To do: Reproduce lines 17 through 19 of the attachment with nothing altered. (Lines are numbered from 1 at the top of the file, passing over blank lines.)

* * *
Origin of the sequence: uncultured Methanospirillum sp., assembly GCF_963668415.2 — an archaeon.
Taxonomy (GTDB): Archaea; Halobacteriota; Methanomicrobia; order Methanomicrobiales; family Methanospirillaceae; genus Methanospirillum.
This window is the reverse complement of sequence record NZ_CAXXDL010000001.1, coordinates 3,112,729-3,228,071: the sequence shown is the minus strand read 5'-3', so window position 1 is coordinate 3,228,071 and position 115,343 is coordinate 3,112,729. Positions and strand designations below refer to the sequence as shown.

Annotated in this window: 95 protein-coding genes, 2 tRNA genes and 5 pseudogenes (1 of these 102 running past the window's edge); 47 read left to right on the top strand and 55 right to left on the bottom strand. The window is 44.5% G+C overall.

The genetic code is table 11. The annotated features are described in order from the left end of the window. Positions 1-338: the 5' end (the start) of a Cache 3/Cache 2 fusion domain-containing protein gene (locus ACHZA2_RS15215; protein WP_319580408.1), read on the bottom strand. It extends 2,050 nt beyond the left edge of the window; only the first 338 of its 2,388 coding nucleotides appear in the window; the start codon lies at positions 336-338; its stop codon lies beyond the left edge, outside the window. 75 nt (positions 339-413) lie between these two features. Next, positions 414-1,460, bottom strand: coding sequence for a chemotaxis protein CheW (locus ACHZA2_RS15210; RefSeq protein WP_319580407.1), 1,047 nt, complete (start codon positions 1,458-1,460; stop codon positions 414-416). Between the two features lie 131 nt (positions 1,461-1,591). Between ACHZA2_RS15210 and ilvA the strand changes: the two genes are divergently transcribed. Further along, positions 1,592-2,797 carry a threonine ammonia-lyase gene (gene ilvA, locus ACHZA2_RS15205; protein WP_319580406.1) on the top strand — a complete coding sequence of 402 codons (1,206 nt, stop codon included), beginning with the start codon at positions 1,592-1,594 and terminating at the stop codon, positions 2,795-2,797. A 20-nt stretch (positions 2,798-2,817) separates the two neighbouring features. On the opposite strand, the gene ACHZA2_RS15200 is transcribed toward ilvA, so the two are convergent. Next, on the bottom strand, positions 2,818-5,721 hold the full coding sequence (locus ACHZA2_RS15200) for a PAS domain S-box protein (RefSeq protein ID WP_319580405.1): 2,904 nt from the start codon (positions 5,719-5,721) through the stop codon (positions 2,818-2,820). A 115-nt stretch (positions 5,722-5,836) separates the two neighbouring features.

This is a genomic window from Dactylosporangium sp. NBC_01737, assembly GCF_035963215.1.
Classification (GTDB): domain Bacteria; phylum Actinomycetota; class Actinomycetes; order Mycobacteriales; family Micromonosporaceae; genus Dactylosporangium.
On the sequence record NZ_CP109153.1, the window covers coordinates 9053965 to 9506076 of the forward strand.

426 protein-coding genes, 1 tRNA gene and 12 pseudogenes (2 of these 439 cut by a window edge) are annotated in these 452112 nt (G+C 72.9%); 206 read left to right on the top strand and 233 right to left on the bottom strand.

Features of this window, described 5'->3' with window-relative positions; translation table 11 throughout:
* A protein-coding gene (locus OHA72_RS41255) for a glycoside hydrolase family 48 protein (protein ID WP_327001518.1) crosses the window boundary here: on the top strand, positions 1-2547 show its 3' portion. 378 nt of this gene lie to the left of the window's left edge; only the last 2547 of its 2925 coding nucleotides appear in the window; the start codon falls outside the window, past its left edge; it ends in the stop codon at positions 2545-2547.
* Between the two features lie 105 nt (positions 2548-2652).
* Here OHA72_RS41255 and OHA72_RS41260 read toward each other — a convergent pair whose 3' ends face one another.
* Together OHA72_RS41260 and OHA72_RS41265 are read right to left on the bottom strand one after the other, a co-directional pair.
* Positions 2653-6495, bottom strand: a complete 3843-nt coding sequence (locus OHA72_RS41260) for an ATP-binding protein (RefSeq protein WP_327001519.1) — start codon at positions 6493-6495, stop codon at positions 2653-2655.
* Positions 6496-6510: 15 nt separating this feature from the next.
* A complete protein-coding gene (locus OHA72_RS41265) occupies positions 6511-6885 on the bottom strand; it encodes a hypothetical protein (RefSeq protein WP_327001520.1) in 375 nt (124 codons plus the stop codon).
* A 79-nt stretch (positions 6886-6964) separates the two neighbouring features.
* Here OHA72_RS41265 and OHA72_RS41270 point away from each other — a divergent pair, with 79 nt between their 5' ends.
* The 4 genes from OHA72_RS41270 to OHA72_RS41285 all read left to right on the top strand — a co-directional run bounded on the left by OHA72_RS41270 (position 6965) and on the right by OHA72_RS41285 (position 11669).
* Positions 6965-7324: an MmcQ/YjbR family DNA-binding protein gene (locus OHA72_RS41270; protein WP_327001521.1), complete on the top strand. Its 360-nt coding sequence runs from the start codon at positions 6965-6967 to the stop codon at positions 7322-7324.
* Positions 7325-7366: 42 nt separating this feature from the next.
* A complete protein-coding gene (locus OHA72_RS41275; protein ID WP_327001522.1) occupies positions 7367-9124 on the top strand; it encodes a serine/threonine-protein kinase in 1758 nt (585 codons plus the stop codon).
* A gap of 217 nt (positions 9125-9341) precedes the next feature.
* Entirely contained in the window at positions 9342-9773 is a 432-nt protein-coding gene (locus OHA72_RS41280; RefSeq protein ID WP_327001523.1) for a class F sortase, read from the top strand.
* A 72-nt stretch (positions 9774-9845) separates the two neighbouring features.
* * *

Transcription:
* A complete protein-coding gene (locus OHA72_RS41265) occupies positions 6511-6885 on the bottom strand; it encodes a hypothetical protein (RefSeq protein WP_327001520.1) in 375 nt (124 codons plus the stop codon).
* A 79-nt stretch (positions 6886-6964) separates the two neighbouring features.
* Here OHA72_RS41265 and OHA72_RS41270 point away from each other — a divergent pair, with 79 nt between their 5' ends.